David Laner, general manager of Stockland’s 11 residential projects in Queensland, said the scheme complemented the Queensland government’s first home owner’s grant of $15,000.
“At our Aura community on the Sunshine Coast for example, this could see a $380,000 three-bed, two-bath, one-car free-standing home cost the customer approximately $340,000, with the potential for further concessions for those eligible,” he said.
Queensland’s Daniel Hirst, residential director at Colliers International, said he expected the popularity of HomeBuilder would stimulate other sections of the property market.
“It will feed into the resale of existing homes and into the sale of apartments as well because that’s what traditionally happens when one segment of the market becomes buoyant, the others will come along for the ride,” he said.
However, Hirst said there was still a measure of confusion around the scheme’s fine print.
“There’s a few questions unanswered yet such as how do the mum and dads get the money, when is it paid to them?” he said.
“The banks don’t know that, we don’t know that, so hopefully the government can quickly answer that at such a point in time that it doesn’t stop the momentum that’s started.”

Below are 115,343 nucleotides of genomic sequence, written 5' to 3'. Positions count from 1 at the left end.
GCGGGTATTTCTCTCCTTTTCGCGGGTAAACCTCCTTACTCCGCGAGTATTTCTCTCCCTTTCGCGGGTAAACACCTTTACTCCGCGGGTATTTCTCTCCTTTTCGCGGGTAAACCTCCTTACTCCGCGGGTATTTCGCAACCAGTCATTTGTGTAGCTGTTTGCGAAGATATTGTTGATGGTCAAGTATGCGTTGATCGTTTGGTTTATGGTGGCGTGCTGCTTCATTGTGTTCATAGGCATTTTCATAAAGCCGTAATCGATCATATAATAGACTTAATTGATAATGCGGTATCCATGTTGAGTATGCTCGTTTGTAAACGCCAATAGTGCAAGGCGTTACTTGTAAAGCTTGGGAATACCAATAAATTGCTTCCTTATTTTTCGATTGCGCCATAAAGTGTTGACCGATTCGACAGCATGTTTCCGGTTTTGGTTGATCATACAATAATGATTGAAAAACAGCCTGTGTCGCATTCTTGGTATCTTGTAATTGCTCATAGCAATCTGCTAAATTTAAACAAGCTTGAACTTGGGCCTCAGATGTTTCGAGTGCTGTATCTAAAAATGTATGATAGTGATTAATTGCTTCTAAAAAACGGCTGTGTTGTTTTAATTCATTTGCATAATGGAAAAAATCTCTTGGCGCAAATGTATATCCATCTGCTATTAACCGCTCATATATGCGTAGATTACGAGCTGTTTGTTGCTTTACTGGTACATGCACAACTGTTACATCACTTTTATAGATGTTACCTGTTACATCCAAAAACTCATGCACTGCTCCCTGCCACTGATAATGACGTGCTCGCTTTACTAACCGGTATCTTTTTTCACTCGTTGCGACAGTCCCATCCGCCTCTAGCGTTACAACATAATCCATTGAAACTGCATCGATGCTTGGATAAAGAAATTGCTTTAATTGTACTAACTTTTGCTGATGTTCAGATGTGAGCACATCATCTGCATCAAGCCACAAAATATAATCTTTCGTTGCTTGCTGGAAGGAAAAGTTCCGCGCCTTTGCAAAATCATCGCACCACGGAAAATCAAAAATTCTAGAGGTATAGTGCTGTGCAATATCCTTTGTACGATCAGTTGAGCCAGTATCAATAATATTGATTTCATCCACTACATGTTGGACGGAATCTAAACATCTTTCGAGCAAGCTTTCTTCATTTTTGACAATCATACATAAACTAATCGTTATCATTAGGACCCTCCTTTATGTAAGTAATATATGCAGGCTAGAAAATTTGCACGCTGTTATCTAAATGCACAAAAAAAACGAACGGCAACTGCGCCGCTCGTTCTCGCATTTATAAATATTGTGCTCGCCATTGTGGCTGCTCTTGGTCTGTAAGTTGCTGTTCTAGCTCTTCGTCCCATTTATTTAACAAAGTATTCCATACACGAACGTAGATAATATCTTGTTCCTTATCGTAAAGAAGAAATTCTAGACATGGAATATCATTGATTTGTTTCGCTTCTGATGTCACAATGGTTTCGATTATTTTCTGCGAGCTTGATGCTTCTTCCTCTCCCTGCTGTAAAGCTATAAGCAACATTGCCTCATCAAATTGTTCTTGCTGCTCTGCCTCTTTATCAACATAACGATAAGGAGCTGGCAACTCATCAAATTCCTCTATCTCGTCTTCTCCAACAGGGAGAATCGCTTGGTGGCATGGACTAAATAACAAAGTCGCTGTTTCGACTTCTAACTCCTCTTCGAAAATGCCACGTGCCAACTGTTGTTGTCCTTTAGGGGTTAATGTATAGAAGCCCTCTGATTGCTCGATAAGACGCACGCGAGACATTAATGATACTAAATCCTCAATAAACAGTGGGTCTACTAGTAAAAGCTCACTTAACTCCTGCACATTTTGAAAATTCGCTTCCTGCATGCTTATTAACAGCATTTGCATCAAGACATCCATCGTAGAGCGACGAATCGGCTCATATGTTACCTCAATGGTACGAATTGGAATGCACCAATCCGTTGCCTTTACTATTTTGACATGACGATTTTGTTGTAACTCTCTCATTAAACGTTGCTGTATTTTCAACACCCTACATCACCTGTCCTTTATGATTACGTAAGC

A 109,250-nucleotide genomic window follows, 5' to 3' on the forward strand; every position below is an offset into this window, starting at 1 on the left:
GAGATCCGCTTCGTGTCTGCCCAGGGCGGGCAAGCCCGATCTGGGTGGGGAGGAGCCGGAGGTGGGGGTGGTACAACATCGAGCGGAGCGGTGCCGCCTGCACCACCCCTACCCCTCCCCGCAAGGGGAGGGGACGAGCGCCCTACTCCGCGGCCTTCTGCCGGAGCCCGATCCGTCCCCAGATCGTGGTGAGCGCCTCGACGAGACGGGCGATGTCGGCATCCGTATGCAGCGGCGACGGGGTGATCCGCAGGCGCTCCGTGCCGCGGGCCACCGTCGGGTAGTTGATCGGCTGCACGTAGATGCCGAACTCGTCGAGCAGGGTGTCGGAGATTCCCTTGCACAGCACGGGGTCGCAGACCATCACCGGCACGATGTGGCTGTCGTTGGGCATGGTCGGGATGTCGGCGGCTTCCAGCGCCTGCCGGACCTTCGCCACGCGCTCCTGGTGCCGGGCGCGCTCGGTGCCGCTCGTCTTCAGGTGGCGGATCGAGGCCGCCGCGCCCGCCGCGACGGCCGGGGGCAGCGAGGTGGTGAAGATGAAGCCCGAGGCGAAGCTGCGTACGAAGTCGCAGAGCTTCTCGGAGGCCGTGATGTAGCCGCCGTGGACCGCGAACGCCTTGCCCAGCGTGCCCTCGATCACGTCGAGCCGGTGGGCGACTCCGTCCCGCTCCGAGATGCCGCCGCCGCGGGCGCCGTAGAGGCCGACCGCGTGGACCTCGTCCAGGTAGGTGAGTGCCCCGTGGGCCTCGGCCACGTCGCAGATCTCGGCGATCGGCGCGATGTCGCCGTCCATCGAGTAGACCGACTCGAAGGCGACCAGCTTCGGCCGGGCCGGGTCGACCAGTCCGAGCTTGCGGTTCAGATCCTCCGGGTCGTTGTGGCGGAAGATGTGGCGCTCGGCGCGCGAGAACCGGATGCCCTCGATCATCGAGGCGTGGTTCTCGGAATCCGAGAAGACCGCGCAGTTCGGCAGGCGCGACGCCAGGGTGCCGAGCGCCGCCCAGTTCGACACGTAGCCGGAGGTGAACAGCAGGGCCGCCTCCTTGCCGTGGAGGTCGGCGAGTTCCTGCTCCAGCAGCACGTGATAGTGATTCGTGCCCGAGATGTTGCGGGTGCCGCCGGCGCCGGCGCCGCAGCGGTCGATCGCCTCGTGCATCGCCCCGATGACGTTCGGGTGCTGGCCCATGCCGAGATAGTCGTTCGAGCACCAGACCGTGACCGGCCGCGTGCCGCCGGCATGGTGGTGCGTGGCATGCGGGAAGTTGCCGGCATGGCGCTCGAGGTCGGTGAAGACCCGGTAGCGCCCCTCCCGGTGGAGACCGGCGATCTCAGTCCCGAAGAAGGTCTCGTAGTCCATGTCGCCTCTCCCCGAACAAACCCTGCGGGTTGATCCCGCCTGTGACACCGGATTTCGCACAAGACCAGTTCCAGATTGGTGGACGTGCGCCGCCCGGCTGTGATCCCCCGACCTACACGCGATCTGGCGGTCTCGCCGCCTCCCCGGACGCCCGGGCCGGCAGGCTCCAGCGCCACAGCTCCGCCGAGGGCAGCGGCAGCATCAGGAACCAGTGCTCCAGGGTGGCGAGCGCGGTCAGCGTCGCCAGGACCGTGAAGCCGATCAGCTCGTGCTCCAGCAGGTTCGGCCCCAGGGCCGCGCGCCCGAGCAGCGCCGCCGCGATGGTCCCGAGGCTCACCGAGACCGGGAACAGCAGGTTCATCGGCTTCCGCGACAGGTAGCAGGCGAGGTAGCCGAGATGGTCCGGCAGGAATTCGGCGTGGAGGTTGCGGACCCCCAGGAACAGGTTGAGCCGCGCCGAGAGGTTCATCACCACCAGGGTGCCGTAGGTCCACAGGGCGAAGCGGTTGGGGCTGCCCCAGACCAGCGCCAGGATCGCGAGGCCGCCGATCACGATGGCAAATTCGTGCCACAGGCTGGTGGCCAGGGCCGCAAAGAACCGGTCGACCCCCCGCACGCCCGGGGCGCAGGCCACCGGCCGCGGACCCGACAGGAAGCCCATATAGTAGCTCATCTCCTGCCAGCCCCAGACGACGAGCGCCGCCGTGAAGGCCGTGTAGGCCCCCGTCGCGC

Luke Berry, co-founder of Sydney-based developer Thirdi Group, said buyers of his apartments wouldn’t qualify for the grants because construction wasn’t commencing before the cut-off date.
“It’s good and positive that the government is creating this incentive for the home buyers and the house-and-land companies, I just hope the government realises that our sector is a major employer of trades, architects and designers,” he said.
“I’m waiting with interest to see what they’re going to do to help activate off-the-plan, medium and high density part of our industry.”
Scott Rudgley, marketing manager at Sekisui House, said the developer was running out of stock, largely as a result of first home-buyers motivated by HomeBuilder.
“It has renewed interest, particularly at that lower end of the market obviously because of the price point,” he said.
“Generally speaking, it’s the first-home buyer who has been sitting on the fence for the past six months or thereabouts who are ready to transact now.”